The opposite is true for the baseball puzzle. There is no question of who “owned” the material. Lebling could do and did do as he wanted. It has serious mechanical issues, even if the player knows which direction baseball diamonds face. My young self knew instantly that the “maze” was a baseball diamond, but I couldn’t figure out where first base was. If I remember correctly, I thought that it would be to the northwest, since the “dugout” seemed to be to the east. Still: I believe that this is the best sort of failure, motivated as it was by a desire to improve upon a truly unpleasant part of Zork I. It is inevitable that artists make mistakes, but it is best that they make new ones. I for one would have been far more bothered by yet another “maze of twisty little passages.”

In the next post, I will hopefully tie up the many critical strands of Zork II: The Wizard as the last surviving member of a technocratic elite, the disruptive presence of the Adventurer, and the implications of a demonic bargain. Stay tuned for the conclusion of my assessment of Zork II: The Wizard of Frobozz!

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16 thoughts on “Zork II, Idolatry, and the Legendary Awfulness of Two Puzzles

  1. There is one more clue to the diamond maze. If you walk around in it long enough, you’re likely to see a message like:

    As you thrash about in the maze, the mirthful voice of the Wizard taunts you: “Fool! You’ll never get past second base at this rate!”

    Which base he refers to seems to depend on which base you’ve reached in the maze. I know very little about baseball beyond what I’ve learned from the Peanuts comic strip, so to me this isn’t a helpful hint either.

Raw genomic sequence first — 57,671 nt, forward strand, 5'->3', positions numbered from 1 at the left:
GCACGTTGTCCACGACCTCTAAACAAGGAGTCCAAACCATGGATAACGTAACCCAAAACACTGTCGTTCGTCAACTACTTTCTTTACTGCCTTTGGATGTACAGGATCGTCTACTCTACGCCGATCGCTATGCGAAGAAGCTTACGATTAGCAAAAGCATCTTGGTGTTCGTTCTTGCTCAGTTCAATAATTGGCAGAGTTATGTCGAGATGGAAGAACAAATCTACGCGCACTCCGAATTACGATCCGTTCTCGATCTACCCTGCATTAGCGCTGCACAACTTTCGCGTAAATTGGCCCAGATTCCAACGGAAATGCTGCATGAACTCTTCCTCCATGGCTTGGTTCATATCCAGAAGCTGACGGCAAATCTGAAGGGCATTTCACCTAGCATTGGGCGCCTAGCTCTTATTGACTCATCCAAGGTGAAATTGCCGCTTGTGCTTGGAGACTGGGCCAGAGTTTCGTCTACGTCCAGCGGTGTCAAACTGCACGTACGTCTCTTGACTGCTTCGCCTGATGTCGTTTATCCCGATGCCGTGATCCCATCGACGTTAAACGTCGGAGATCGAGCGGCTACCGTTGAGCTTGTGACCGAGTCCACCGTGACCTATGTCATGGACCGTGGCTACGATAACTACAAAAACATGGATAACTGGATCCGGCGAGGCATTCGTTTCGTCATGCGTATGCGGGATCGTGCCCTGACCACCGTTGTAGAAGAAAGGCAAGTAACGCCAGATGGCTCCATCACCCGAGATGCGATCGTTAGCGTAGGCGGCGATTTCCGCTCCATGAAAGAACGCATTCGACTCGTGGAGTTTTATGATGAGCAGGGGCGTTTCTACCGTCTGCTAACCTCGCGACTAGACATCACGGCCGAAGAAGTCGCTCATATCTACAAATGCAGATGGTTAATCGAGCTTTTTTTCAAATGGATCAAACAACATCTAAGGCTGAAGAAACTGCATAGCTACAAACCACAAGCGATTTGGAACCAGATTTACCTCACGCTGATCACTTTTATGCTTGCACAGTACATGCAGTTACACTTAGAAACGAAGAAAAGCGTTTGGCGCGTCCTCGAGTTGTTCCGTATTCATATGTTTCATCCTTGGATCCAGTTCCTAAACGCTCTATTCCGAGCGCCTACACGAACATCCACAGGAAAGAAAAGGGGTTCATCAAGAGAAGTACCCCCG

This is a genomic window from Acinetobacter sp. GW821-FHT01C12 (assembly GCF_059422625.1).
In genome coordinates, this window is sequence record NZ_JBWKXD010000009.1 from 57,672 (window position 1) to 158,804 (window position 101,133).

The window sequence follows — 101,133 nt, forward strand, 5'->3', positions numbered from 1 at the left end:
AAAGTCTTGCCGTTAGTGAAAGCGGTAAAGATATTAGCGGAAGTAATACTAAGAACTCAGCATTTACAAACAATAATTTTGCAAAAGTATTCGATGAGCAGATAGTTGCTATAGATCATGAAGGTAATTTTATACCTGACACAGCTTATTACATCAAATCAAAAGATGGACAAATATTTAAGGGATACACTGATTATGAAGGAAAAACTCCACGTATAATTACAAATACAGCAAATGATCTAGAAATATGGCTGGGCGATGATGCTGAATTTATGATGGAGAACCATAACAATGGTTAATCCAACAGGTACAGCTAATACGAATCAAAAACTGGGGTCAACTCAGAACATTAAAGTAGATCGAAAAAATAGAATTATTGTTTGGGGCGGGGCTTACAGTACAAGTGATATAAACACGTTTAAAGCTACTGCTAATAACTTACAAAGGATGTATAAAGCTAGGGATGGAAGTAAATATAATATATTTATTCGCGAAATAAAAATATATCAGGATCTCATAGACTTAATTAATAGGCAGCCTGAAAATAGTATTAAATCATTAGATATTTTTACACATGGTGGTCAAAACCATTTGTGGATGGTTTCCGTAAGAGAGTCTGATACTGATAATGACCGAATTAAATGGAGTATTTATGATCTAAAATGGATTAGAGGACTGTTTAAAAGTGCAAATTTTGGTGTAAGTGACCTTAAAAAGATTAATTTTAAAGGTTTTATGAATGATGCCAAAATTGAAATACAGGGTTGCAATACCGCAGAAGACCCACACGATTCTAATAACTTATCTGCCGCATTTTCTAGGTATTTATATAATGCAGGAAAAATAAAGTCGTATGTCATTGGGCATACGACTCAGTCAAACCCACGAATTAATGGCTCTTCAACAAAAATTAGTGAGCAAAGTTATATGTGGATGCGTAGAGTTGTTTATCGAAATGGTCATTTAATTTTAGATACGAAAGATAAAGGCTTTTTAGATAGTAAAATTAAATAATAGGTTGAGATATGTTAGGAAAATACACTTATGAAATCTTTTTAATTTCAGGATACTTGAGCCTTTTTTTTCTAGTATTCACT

It is perhaps interesting to note that when the Infocom source code got leaked to the Internet, it included an almost completed version of Mini-Zork II. A stripped down version of the game, similar to how Zork I was stripped down to run on a C64 without a floppy drive. In this version, both the Bank of Zork and the diamond maze have been completely removed.

    I’m not sure why it was never released. Possibly it was still too large to fit entirely into the memory of a C64? For fun, I spent some time fixing the bugs that I could find and understand (including some that are still in the full game) and making the resulting file smaller. If anyone would like to see what might have been, the result can be found at https://github.com/eriktorbjorn/minizork2-renovated

    1. The mini-Zork stuff is an interesting rabbit hole. Thanks for pointing me in that direction. I’ve been focusing exclusively on commercial releases, so I have seen these at Obsessively Complete Infocom Catalog but have never clicked.

      A C64 tape project is curious for a few reasons. I don’t think tape drives had a big install footprint in the US–perhaps it was different in the UK? As far as I can recall, tape drives were primarily used with the VIC 20–software stores almost exclusively carried 1541 diskettes.

      I think file size limits were fairly generous for tape programs. I do wonder what the implications would be for Infocom’s use of game diskettes for a homebrew virtual memory file. Here’s a discussion about tape limitations: https://www.lemon64.com/forum/viewtopic.php?t=64959&amp%3Bstart=15

      Anyway, thanks for the link. I’ll be sure to check it out.

  2. “If he enters from the Chairman’s office, he will arrive in the Safety Depository.
    Finally, if he enters from the Safety Depository, then he will reach the vault and its prize, the Zorkmids.”

    I think in both these sentences, “Safety Depository” should read “Small Room”.

    1. I saw that (I’ve read & enjoyed all of your Infocom stuff). I think you’re right, and it’s as viable as the “baseball” answer. However I think the randomization keeps it from being a better alternative. I guess there’s a general theme in Zork II of establishing and violating covenants (curtains aren’t the only thing that can be walked through, a wall will remain from turn to turn, etc). Mechanically it’s a bust but perhaps a sign of better things to come.

  3. As I understand it, Mini-Zork I was released commercially. I have seen pictures that were supposedly of the packaging, and I remember seeing a short review of it in a computer magazine. Though all I recall beyond a brief description was that it pointed out how strange it was to play an Infocom game on the C64 and have it respond to your commands almost immediately.